Michigan DNR offers winter fishing safety tips for angling rivers and streams

By on February 24, 2015
A partially frozen creek in the winter. (Credit: Mathias Erhart, via Flickr/CC BY 2.0)

When it comes to talking about winter fishing safety, ice fishing takes most of the flack. After all, it’s not hard to see the risk in walking atop a thin layer of frozen lake. But winter conditions can make any type of fishing riskier, sometimes by virtue of cold alone.

The Michigan Department of Natural Resources warned anglers last month about the dangers of river and stream fishing during the winter. In a press release, the DNR urges caution especially when fishing near ice dams, frozen formations in the waterway that can divert flow.

Rivers and streams are often the last bastion for wintertime anglers looking to avoid a trip onto the ice. You don’t need to understand fluid dynamics to know that moving waterways usually freeze after standing water in the winter. This is great for anglers of all stripes, though particularly fly-tyers, as it offers a continued opportunity to target species such as salmon and trout after local lakes have frozen over.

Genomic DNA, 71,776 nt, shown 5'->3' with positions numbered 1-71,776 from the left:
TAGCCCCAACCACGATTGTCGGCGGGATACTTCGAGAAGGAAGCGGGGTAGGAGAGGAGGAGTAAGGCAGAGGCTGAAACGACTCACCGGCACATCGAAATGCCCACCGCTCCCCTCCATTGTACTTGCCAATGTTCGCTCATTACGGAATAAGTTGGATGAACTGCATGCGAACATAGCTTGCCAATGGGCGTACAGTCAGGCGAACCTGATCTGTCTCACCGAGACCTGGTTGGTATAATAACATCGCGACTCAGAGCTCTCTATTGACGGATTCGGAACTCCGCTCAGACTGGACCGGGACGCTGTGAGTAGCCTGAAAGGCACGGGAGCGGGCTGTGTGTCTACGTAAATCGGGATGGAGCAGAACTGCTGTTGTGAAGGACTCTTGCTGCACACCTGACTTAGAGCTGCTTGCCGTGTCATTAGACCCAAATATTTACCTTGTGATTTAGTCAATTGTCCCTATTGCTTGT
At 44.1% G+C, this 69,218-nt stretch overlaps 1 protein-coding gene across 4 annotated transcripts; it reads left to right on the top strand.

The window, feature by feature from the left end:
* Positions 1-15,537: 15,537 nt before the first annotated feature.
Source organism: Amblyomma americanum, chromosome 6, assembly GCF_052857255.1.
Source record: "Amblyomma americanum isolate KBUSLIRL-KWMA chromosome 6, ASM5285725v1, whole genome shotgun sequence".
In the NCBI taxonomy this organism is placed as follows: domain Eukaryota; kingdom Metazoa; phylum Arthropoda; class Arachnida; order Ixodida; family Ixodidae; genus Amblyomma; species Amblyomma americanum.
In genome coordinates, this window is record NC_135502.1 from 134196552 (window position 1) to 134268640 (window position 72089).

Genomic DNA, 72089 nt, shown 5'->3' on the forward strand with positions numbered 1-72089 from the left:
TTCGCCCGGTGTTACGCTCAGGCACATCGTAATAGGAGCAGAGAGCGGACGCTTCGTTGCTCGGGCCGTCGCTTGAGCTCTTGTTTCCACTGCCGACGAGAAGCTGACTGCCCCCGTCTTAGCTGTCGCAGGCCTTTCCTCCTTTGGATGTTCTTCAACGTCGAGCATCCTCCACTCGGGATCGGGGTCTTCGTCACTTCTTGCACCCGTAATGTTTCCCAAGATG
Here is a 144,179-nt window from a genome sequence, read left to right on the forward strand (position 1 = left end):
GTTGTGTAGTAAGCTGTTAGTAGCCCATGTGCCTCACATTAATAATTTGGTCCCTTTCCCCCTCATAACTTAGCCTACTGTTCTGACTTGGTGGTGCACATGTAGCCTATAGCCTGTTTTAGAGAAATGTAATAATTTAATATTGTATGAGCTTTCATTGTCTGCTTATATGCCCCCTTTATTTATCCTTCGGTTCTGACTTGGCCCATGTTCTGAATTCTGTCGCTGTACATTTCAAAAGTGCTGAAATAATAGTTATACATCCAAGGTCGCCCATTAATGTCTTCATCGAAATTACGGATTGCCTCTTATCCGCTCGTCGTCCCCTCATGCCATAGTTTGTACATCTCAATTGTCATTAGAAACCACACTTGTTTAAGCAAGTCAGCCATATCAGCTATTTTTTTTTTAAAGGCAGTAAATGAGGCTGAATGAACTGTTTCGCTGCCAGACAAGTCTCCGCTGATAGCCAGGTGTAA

Fishing a river or stream in the winter shouldn’t be viewed as a direct analogue to warm weather fishing, however. For one, it’s going to be cold — sometimes really cold. It’s easy enough to shrug off near-zero temperatures when you’re walking from the car to your front door, but angling is rarely a brief experience. Hypothermia, frostnip and frostbite can occur after prolonged exposure to freezing temperatures, so make sure you go equipped with proper attire. Emergency supplies such as space blankets, first aid kits and plenty of water are also recommended to keep on hand.

Ice dams forming on the Craigie Burn in Scotland. (Credit: Murray Barnes, via Flickr/CC BY 2.0)

Ice dams forming on the Craigie Burn in Scotland. (Credit: Murray Barnes, via Flickr/CC BY 2.0)

While the effects of cold on the body can be averted through preparation, it’s harder to prepare for changes in a waterway’s flow behavior. Ice dams form in very cold weather, usually below 10 degrees Fahrenheit and in areas where day and night temperatures fluctuate, according to Michigan DNR biologist Kyle Kruger. The dams are rarely stable; if temperatures rise above freezing, they can break and cause sudden changes in flow, sometimes releasing a large volume of water. This can make fishing difficult, but can also be dangerous for anglers in the path of a sudden flow release.

If you’re planning a day of winter fishing at a nearby stream or river, check with the U.S. Geological Survey for flow information, and keep an eye on the weather forecast. A little preparation can go a long way to ensure a great fishing trip, even in frigid conditions.

Top image: A partially frozen creek in the winter. (Credit: Mathias Erhart, via Flickr/CC BY 2.0)

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